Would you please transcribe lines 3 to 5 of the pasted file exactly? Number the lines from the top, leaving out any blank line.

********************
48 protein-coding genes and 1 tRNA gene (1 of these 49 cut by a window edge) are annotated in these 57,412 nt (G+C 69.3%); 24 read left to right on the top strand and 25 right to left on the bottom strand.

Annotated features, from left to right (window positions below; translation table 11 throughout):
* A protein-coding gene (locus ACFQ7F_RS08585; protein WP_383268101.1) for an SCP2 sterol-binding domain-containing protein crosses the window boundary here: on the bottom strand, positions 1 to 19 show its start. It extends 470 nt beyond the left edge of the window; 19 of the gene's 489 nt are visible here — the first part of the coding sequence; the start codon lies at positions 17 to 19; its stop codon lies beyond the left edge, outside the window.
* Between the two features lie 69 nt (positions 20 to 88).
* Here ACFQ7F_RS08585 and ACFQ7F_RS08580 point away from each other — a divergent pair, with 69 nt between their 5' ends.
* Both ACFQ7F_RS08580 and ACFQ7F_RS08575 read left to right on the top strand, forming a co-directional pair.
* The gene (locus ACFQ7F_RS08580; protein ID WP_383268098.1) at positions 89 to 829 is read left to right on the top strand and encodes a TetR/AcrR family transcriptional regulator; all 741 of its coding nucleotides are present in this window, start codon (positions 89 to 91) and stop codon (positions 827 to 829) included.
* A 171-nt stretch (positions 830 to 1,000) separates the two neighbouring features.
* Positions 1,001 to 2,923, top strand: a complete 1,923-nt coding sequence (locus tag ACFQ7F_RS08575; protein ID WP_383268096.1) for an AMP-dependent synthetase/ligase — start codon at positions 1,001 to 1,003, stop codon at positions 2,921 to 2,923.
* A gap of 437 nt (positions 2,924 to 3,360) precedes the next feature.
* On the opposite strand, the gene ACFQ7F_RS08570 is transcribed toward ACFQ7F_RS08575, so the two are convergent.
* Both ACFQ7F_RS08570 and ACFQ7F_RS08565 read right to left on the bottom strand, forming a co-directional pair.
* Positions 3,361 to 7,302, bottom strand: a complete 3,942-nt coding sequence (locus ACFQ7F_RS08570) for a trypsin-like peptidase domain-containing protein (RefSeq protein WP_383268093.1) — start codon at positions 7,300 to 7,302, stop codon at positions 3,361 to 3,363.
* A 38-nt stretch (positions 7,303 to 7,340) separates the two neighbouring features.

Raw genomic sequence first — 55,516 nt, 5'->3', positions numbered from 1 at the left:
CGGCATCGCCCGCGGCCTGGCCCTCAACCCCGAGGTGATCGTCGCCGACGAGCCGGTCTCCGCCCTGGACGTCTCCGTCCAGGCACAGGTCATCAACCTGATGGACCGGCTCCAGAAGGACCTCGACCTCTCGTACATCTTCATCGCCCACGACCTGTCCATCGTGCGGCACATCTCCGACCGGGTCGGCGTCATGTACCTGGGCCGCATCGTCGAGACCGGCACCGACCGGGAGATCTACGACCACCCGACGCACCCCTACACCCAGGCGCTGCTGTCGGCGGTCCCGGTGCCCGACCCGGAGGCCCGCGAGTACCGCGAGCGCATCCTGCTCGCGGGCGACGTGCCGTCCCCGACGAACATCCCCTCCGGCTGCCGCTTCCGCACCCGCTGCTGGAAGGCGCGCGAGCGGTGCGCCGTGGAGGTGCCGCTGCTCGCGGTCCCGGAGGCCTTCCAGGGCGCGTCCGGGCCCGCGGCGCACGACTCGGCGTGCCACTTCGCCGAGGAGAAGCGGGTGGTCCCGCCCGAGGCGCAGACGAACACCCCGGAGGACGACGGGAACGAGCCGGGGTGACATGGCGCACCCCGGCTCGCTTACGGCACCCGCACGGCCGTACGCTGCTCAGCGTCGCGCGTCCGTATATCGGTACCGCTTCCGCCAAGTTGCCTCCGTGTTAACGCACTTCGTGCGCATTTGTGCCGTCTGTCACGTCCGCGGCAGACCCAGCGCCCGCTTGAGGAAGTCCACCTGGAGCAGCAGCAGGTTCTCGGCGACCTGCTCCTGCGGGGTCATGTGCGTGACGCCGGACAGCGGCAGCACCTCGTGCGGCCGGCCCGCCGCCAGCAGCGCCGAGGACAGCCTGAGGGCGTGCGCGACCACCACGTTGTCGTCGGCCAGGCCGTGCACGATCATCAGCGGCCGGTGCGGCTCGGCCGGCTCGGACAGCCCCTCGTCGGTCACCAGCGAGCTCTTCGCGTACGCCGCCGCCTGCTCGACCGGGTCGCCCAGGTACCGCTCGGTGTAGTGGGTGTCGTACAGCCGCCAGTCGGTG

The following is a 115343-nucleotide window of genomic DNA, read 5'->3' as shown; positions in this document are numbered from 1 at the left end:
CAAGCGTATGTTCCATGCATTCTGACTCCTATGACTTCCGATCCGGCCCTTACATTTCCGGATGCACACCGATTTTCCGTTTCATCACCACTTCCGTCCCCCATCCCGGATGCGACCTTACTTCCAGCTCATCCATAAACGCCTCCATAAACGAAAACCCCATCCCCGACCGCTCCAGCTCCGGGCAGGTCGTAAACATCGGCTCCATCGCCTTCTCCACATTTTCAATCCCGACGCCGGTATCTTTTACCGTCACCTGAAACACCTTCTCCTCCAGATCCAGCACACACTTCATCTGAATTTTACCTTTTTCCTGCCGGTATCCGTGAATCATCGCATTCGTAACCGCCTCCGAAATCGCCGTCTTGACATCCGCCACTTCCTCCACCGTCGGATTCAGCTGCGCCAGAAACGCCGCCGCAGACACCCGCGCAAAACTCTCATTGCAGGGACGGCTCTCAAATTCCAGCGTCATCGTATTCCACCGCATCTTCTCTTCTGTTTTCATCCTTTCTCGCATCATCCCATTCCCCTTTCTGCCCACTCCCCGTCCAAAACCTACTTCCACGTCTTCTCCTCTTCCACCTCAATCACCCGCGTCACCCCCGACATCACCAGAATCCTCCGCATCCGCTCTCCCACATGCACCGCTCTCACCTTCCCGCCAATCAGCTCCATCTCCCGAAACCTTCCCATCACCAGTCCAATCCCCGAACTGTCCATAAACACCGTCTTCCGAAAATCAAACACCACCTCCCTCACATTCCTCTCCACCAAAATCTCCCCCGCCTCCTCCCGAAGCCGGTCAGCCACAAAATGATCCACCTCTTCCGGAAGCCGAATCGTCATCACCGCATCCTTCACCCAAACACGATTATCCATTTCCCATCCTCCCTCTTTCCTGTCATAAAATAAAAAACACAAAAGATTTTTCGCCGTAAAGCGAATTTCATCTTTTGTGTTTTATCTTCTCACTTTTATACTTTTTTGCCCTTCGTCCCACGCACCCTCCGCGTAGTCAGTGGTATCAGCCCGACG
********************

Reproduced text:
* A protein-coding gene (locus ACFQ7F_RS08585; protein WP_383268101.1) for an SCP2 sterol-binding domain-containing protein crosses the window boundary here: on the bottom strand, positions 1 to 19 show its start. It extends 470 nt beyond the left edge of the window; 19 of the gene's 489 nt are visible here — the first part of the coding sequence; the start codon lies at positions 17 to 19; its stop codon lies beyond the left edge, outside the window.
* Between the two features lie 69 nt (positions 20 to 88).
* Here ACFQ7F_RS08585 and ACFQ7F_RS08580 point away from each other — a divergent pair, with 69 nt between their 5' ends.